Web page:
Scientists at Natcore Technology Inc. and researchers at Rice University have developed the first inorganic flexible thin-film solar cell by solution processes, and will move the work to Natcore’s research and development facility in Rochester for refinement, officials announced Thursday.
“This is a major step forward in our goal of creating a low-cost flexible solar cell,” Natcore co-founder and Rice professor Andrew Barron said in a statement. “These results demonstrate the feasibility of our approach. This is the first step in moving this towards a commercial cell.”
“We’ve shown the feasibility of using (liquid phase deposition) to grow a whole cell on a flexible substrate that remains flexible even with all the layers,” Natcore President and CEO Charles Provini said in the statement. “Second, if we can marry this development with our multi-junction tandem solar cell technology, we’ll have a truly world-changing event.
“This technology should be adaptable to the production of roll-to-roll solar cells. That has been in our plans since we established our R&D center in proximity to a former Kodak roll-to-roll photo film plant.”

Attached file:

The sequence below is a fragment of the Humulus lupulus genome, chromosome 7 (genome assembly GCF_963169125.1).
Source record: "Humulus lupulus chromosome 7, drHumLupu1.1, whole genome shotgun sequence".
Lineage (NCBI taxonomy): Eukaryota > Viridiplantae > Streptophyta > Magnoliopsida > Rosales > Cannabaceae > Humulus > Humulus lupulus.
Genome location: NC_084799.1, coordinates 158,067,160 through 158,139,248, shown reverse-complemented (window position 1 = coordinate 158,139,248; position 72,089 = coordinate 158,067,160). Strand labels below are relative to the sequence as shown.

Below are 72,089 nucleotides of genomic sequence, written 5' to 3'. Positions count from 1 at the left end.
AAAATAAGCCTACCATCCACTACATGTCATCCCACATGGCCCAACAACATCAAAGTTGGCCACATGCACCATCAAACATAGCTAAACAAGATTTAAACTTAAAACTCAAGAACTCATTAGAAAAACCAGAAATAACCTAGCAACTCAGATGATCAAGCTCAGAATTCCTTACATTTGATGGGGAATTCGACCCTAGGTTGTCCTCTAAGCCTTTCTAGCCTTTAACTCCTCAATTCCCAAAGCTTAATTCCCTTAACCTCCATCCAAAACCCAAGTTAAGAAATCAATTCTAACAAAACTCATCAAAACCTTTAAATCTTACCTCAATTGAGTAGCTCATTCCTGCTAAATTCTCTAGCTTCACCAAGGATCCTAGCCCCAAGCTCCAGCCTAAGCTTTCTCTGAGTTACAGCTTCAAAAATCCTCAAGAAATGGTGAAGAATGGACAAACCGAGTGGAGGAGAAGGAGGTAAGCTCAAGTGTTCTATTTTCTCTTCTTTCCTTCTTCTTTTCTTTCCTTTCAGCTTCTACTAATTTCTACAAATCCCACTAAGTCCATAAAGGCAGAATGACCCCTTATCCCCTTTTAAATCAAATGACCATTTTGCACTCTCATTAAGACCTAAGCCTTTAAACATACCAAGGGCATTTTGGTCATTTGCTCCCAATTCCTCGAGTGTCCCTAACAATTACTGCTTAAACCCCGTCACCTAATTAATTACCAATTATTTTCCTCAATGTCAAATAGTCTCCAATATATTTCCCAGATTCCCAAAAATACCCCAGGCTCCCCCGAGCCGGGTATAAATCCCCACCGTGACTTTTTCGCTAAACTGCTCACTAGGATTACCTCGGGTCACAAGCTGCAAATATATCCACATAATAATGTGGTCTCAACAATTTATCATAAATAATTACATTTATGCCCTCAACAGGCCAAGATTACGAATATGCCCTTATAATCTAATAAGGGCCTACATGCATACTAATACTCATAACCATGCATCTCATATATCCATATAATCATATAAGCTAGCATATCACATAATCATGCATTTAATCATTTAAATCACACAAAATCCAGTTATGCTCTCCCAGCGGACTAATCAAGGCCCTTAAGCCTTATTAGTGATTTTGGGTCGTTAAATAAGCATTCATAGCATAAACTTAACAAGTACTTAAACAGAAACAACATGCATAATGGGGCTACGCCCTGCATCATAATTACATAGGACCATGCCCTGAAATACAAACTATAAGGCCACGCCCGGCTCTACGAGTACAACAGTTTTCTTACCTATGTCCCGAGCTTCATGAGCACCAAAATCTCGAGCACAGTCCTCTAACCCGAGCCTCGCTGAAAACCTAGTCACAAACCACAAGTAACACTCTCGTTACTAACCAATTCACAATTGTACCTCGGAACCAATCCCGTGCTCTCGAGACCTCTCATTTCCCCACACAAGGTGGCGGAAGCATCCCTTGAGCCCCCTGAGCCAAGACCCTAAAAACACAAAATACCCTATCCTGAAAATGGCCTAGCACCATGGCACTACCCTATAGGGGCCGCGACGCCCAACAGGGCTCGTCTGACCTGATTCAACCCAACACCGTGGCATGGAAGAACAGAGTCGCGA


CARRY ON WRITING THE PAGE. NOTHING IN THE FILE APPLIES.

The next step is to improve the quality and efficiency of the cell at Eastman Kodak Co.’s Eastman Business Park, Provini said.
“If we had adequate funds and adequate manpower, we could have a commercial quality cell within a year,” he said.
The work was reported in a recent issue of the journal Physical Chemistry Chemical Physics published by the Royal Society of Chemistry.
Researchers used Natcore’s patented liquid phase deposition process to grow a cadmium-selenium absorber layer on a single-walled carbon nanotube-derived back contact substrate, officials said. The liquid phase deposition also was used to grow a copper-selenium window layer onto which silver contacts were deposited.
The procedure resulted in a photovoltaic device with a characteristic needed to form a flexible solar cell, officials said.
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